How few know of themselves, that “the worshippers once purged have no more conscience of sins”! How many premillennialists feel, as the late distinguished E B Elliott wrote to me a little before his death, that, if he believed the Lord was coming to-morrow, he himself would be much tried to-night. Where then the constant joyful hope? How fallen from grace and truth are even such leaders as that evangelical man! The apostle accordingly adds, “until day dawn and the day-star arise in your hearts “; i.e. till in your hearts shall have dawned heavenly gospel light, and Christ as morning star arisen there in hope, as now made known by the apostles.
The believing Jews were prone to rest satisfied with “the word of the beginning of Christ” —that Jesus in truth was the Messiah, God's Anointed. They believed the fact of His death, resurrection, ascension, and return; but they feebly apprehended the blessed results both for God and man, and especially for the saints. They were truly born of God and converted; but how little they entered, if at all, by the new and living way into their own nearness, far beyond that even of the Aaronic priesthood! How slow also to cry Abba, Father! With the light of day in the gospel goes also the hope of Christ as morning-star; it is not merely His rising in the day of Jehovah with healing in His wings for Israel, and with treading down as ashes for the wicked.
Here it is the hearts of the saints receiving fully heavenly light as well as the proper Christian hope. But men, and none more than Israelites, were proud of the old wine and unwilling to believe in the superior value of the new; they said, “The old is good.” Hence (as this was a serious wrong to Him who was infinitely more than Messiah, and fresh grace was henceforth brought into the view of faith after His people's rejection of Him) the painstaking by the apostles to lead them onward from the elements into the depths of God now revealed; by Paul elaborately in the Epistle to the Hebrews; by John in the mystic way of his Gospel and the Revelation; and by Peter in the fervent appeals of both his Epistles.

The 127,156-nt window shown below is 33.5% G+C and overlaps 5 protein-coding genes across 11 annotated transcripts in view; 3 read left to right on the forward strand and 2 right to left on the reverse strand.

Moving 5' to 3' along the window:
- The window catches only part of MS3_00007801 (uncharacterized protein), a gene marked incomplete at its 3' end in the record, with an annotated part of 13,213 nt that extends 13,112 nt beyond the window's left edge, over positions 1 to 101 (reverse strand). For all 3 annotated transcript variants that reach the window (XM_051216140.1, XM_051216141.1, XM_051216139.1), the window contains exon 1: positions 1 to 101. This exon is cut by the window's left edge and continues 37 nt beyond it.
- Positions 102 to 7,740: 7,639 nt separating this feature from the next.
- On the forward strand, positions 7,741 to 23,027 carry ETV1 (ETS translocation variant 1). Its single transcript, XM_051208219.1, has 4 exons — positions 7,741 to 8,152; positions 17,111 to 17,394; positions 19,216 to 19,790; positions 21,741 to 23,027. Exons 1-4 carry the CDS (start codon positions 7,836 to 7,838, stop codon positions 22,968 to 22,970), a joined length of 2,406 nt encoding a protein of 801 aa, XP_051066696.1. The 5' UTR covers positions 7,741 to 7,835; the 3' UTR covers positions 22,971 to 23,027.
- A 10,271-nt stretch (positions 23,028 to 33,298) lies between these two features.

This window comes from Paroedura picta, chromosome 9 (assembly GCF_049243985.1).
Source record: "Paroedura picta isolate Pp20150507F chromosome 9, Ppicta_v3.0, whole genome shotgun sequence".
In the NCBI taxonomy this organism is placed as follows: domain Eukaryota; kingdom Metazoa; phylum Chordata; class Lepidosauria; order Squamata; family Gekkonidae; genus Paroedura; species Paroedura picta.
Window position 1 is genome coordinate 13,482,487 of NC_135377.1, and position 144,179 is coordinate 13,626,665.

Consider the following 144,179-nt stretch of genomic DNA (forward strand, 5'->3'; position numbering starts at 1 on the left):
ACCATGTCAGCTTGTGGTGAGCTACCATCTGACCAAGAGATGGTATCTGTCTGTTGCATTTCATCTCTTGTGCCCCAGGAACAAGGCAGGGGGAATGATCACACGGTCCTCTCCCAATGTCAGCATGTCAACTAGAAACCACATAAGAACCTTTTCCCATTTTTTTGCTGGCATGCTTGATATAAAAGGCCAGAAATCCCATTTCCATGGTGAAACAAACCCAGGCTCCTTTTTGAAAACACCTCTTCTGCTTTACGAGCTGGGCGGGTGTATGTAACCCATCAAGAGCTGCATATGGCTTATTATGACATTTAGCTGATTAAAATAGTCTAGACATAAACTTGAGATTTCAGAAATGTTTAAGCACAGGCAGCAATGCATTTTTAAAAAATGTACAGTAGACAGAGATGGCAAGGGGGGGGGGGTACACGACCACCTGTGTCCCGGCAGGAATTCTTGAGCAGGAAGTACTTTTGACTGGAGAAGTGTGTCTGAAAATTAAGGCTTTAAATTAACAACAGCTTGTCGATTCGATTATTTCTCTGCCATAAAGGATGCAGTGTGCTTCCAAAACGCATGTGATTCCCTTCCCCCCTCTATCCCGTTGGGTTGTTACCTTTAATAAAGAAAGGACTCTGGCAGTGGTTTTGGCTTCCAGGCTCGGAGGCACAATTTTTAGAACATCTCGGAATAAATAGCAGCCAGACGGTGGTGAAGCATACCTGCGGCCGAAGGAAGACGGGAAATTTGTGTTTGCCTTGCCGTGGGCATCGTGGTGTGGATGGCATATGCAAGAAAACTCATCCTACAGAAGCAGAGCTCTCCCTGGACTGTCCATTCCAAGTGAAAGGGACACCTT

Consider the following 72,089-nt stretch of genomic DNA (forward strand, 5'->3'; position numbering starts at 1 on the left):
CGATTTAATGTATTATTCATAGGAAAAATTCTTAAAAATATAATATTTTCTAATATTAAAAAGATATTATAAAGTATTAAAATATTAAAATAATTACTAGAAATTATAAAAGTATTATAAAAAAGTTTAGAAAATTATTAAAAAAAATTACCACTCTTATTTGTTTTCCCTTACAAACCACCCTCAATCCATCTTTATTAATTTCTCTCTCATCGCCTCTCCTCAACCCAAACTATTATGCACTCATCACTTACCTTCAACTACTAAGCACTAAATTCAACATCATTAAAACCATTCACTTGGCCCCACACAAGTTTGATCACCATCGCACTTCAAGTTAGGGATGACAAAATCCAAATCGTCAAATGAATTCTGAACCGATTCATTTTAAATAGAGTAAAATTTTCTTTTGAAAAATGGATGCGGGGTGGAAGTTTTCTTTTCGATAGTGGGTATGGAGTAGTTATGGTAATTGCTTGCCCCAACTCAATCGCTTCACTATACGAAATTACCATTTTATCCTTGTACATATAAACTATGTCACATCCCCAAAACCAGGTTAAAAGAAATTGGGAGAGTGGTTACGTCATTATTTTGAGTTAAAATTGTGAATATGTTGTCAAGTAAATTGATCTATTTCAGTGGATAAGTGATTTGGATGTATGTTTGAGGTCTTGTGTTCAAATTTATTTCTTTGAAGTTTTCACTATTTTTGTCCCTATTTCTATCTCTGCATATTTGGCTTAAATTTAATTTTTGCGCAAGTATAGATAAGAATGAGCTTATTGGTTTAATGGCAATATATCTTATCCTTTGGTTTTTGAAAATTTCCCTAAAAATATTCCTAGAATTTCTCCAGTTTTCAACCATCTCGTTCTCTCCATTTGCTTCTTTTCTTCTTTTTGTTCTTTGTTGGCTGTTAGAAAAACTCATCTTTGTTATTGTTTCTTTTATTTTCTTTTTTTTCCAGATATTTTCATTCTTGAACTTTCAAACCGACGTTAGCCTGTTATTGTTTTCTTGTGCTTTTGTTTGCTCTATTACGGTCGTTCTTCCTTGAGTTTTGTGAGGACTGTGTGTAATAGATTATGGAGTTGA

Many dear Christians unconsciously betray their total misapprehension of the apostle's drift by stopping short of what he says, and quoting only “until the day dawn, and the day-star arise,” as if the words “in our hearts” had never been written, or had no meaning, whereas they are essential to the true sense. For the apostle does not here speak of the day of glory come for the earth, and especially Zion's light arrived. On the contrary he desires for the believing remnant of Jews to whom he writes again, that they should not rest content with the lamp of prophecy, good as it is for the squalid place of a world under judgment with divine wrath impending, but have gospel daylight dawning, and the morning-star arising, in their hearts. For this is the special Christian privilege, as to which they might be quite unexercised, like too many saints in our day and for many centuries, who never rise in their anticipations beyond the kingdom and reigning with Christ. It is the realization in their hearts of what Christ entitles to, both as regards present standing and the hope of His coming, which he could not take for granted, but urges on them. If any were possessed of this privilege already, they would know the vantage ground it gave them; if not, he would have them seek it from Him who blesses by faith according to the word of His grace.